But as you grow older and wiser, you realize that this philosophy is regressive and deters evolution of surgical techniques. Take the case of Liver surgery for colorectal liver metastases (CRLM). In the 1980s and 90s, there were stringent selection criteria for consideration for a liver resection – <4 lesions, confined to one lobe, <5cm size and absence of extra-hepatic disease. But this was in the era before doublet chemotherapies like FOLFOX or FOLFIRI, which we now know are far superior to then existent chemotherapy options. Then came the era of biological therapy, which in combination with optimal chemotherapy gives responses that even converted initially inoperable CRLM to operable in 20% cases. And this changed the landscape of surgery for CRLM.

But was it only the chemotherapy and biological therapy that made the difference? Had it not been for curious and adventurous surgeons who wanted to push the envelope this wouldn’t have been possible. We now have surgical strategies like 2-stage liver resection in combination with portal vein embolisation, liver-first approach, ALPPS, intra-operative ultrasound (IOUS) guided liver surgery, and indeed liver transplantation for inoperable liver metastases. And all ancillary modalities have developed around these adventurous surgeons. Which is why we now have better and safer anaesthesia, highly accomplished interventional radiologists, better energy devices, sophisticated intra-operative imaging techniques and better post-operative care units.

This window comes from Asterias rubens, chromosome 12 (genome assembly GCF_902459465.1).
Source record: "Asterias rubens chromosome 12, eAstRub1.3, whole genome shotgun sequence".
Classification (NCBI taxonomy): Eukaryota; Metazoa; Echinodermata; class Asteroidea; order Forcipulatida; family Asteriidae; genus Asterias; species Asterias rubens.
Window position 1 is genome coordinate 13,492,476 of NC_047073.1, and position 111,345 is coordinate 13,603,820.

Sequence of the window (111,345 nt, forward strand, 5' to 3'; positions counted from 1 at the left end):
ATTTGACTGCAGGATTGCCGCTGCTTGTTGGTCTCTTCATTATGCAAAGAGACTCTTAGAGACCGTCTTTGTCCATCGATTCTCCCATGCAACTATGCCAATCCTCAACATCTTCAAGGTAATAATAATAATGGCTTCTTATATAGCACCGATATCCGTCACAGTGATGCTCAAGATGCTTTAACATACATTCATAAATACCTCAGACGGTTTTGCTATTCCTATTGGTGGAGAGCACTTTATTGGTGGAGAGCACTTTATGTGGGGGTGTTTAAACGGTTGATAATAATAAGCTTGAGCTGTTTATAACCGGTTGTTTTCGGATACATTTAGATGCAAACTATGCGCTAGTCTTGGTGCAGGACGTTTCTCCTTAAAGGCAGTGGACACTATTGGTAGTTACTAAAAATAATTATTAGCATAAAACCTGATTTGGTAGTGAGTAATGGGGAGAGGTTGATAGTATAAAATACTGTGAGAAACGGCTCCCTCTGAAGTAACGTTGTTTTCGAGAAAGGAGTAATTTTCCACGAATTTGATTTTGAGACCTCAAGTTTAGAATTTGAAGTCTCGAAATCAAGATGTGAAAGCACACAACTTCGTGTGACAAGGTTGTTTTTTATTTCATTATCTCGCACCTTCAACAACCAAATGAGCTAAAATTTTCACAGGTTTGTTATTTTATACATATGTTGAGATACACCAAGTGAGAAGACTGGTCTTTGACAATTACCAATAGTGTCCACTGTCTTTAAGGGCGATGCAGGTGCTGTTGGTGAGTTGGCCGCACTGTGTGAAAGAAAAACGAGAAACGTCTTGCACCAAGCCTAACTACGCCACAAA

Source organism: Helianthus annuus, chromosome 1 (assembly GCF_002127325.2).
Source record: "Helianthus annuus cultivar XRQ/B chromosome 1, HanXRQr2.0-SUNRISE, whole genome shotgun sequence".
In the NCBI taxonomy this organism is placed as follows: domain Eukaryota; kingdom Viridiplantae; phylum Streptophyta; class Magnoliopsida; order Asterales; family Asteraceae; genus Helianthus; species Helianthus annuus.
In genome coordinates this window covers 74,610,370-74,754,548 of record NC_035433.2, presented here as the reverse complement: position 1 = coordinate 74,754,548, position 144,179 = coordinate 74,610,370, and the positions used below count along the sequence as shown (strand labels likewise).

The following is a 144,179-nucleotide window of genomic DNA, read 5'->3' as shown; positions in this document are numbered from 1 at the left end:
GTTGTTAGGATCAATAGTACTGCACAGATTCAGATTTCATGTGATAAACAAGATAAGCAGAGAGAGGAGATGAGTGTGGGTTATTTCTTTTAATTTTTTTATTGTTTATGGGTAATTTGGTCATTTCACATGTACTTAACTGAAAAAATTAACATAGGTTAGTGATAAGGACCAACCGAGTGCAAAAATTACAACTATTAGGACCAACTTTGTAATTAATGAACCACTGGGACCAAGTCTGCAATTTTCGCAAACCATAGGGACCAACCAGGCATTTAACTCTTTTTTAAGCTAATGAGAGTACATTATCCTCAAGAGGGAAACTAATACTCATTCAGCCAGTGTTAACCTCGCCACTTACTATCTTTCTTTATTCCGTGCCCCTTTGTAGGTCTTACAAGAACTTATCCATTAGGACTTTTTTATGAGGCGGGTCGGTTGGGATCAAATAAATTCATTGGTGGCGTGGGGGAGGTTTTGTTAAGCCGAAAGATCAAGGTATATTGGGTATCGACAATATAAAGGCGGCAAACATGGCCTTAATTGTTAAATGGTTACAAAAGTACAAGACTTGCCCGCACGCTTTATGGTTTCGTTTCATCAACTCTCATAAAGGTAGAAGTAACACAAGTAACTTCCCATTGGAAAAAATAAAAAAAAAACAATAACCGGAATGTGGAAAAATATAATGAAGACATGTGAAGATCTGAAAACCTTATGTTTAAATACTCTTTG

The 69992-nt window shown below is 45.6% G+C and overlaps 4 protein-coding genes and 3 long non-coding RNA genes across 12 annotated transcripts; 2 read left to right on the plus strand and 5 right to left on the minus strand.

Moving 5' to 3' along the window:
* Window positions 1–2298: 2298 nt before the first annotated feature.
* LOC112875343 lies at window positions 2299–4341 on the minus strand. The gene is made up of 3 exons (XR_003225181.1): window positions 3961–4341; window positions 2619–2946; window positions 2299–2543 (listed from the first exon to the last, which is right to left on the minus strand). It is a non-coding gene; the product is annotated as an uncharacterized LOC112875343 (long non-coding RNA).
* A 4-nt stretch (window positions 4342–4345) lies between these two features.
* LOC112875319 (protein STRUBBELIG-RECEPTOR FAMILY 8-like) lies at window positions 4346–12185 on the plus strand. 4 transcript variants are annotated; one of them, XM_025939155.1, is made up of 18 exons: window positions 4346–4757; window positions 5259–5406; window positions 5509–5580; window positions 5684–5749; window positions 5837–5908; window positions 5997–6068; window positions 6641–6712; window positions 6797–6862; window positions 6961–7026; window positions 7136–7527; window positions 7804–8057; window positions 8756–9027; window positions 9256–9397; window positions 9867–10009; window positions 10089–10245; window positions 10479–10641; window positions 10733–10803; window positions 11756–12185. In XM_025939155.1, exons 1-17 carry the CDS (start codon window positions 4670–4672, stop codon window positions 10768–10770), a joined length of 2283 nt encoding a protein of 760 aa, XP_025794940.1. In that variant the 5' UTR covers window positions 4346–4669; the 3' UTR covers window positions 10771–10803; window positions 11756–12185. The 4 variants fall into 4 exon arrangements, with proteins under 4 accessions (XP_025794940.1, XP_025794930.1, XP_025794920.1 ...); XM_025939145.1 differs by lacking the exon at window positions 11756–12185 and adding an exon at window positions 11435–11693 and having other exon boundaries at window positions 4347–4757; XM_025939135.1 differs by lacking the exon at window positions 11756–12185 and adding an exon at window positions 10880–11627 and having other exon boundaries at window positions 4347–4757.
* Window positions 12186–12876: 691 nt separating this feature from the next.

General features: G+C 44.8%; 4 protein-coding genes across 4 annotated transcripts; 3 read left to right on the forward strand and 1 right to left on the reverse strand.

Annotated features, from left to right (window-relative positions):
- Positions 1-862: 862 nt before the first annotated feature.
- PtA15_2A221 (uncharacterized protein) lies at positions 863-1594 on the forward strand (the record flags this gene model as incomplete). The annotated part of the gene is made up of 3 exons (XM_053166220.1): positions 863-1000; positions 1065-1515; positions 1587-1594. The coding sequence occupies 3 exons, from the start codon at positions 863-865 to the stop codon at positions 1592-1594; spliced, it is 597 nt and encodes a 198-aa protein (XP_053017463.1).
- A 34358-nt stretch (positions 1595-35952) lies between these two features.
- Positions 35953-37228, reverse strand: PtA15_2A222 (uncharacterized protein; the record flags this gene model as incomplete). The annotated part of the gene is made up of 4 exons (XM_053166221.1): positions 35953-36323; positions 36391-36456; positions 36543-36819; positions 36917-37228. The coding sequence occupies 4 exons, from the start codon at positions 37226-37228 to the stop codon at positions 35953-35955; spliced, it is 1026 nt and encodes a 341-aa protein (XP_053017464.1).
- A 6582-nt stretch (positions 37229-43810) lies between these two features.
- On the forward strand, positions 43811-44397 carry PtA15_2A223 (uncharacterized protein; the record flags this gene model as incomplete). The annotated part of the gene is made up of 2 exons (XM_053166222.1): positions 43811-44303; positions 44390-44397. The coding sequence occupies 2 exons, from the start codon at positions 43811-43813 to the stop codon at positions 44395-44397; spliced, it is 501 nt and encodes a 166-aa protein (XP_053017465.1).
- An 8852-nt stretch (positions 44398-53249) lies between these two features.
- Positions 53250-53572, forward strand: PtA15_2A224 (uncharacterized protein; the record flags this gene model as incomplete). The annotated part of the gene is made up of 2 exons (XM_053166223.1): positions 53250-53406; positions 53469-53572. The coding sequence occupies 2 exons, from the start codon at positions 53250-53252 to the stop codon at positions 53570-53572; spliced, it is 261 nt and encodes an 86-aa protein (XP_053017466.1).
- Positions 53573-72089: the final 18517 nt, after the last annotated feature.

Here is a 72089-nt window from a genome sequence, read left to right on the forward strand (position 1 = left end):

Of course, these surgeons who think differently and challenge dogmas need the support of their colleagues, medical oncologists, interventional and conventional radiologists; and indeed their institutions to do the research, develop protocols, get ethics committee approval, perform these challenging surgeries, and ensure good outcomes. Over the last 3 decades, treatment of CRLM has become a sub-specialty in itself and more and more studies have pointed out the importance of concentrating these cases in highly specialized units to ensure better outcomes.